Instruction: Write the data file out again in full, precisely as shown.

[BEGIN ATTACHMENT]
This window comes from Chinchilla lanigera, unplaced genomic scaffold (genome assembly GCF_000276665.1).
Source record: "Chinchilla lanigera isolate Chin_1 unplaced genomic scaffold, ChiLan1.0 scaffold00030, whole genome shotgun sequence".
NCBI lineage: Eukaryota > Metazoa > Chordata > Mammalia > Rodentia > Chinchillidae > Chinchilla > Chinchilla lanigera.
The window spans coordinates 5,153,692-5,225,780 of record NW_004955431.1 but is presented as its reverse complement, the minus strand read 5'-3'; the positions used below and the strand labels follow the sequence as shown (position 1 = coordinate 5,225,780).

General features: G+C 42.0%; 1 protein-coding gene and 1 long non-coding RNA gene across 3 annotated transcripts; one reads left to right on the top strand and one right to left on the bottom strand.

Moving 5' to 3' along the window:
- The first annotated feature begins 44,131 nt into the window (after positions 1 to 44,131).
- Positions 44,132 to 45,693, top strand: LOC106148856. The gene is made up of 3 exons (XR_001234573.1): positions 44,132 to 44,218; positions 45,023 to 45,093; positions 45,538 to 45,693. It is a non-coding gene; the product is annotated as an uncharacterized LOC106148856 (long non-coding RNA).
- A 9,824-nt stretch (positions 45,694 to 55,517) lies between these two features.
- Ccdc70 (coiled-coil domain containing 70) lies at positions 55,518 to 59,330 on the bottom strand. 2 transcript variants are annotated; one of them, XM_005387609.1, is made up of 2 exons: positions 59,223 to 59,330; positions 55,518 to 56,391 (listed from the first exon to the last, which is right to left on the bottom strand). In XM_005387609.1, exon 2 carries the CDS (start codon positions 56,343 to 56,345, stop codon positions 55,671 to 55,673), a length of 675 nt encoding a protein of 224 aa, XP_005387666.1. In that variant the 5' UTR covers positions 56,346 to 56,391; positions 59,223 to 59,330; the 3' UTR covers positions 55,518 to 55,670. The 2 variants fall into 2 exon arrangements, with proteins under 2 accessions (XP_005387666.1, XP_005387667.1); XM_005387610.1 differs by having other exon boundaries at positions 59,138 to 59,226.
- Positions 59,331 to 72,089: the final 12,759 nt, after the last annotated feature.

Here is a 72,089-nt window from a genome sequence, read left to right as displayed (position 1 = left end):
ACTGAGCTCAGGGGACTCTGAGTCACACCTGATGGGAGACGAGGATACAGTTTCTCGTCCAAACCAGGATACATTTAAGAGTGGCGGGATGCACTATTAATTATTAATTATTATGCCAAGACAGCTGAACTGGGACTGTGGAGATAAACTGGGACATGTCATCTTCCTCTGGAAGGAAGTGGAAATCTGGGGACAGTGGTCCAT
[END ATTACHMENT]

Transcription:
This window comes from Chinchilla lanigera, unplaced genomic scaffold (genome assembly GCF_000276665.1).
Source record: "Chinchilla lanigera isolate Chin_1 unplaced genomic scaffold, ChiLan1.0 scaffold00030, whole genome shotgun sequence".
NCBI lineage: Eukaryota > Metazoa > Chordata > Mammalia > Rodentia > Chinchillidae > Chinchilla > Chinchilla lanigera.
The window spans coordinates 5,153,692-5,225,780 of record NW_004955431.1 but is presented as its reverse complement, the minus strand read 5'-3'; the positions used below and the strand labels follow the sequence as shown (position 1 = coordinate 5,225,780).

General features: G+C 42.0%; 1 protein-coding gene and 1 long non-coding RNA gene across 3 annotated transcripts; one reads left to right on the top strand and one right to left on the bottom strand.

Moving 5' to 3' along the window:
- The first annotated feature begins 44,131 nt into the window (after positions 1 to 44,131).
- Positions 44,132 to 45,693, top strand: LOC106148856. The gene is made up of 3 exons (XR_001234573.1): positions 44,132 to 44,218; positions 45,023 to 45,093; positions 45,538 to 45,693. It is a non-coding gene; the product is annotated as an uncharacterized LOC106148856 (long non-coding RNA).
- A 9,824-nt stretch (positions 45,694 to 55,517) lies between these two features.
- Ccdc70 (coiled-coil domain containing 70) lies at positions 55,518 to 59,330 on the bottom strand. 2 transcript variants are annotated; one of them, XM_005387609.1, is made up of 2 exons: positions 59,223 to 59,330; positions 55,518 to 56,391 (listed from the first exon to the last, which is right to left on the bottom strand). In XM_005387609.1, exon 2 carries the CDS (start codon positions 56,343 to 56,345, stop codon positions 55,671 to 55,673), a length of 675 nt encoding a protein of 224 aa, XP_005387666.1. In that variant the 5' UTR covers positions 56,346 to 56,391; positions 59,223 to 59,330; the 3' UTR covers positions 55,518 to 55,670. The 2 variants fall into 2 exon arrangements, with proteins under 2 accessions (XP_005387666.1, XP_005387667.1); XM_005387610.1 differs by having other exon boundaries at positions 59,138 to 59,226.
- Positions 59,331 to 72,089: the final 12,759 nt, after the last annotated feature.

Here is a 72,089-nt window from a genome sequence, read left to right as displayed (position 1 = left end):
ACTGAGCTCAGGGGACTCTGAGTCACACCTGATGGGAGACGAGGATACAGTTTCTCGTCCAAACCAGGATACATTTAAGAGTGGCGGGATGCACTATTAATTATTAATTATTATGCCAAGACAGCTGAACTGGGACTGTGGAGATAAACTGGGACATGTCATCTTCCTCTGGAAGGAAGTGGAAATCTGGGGACAGTGGTCCAT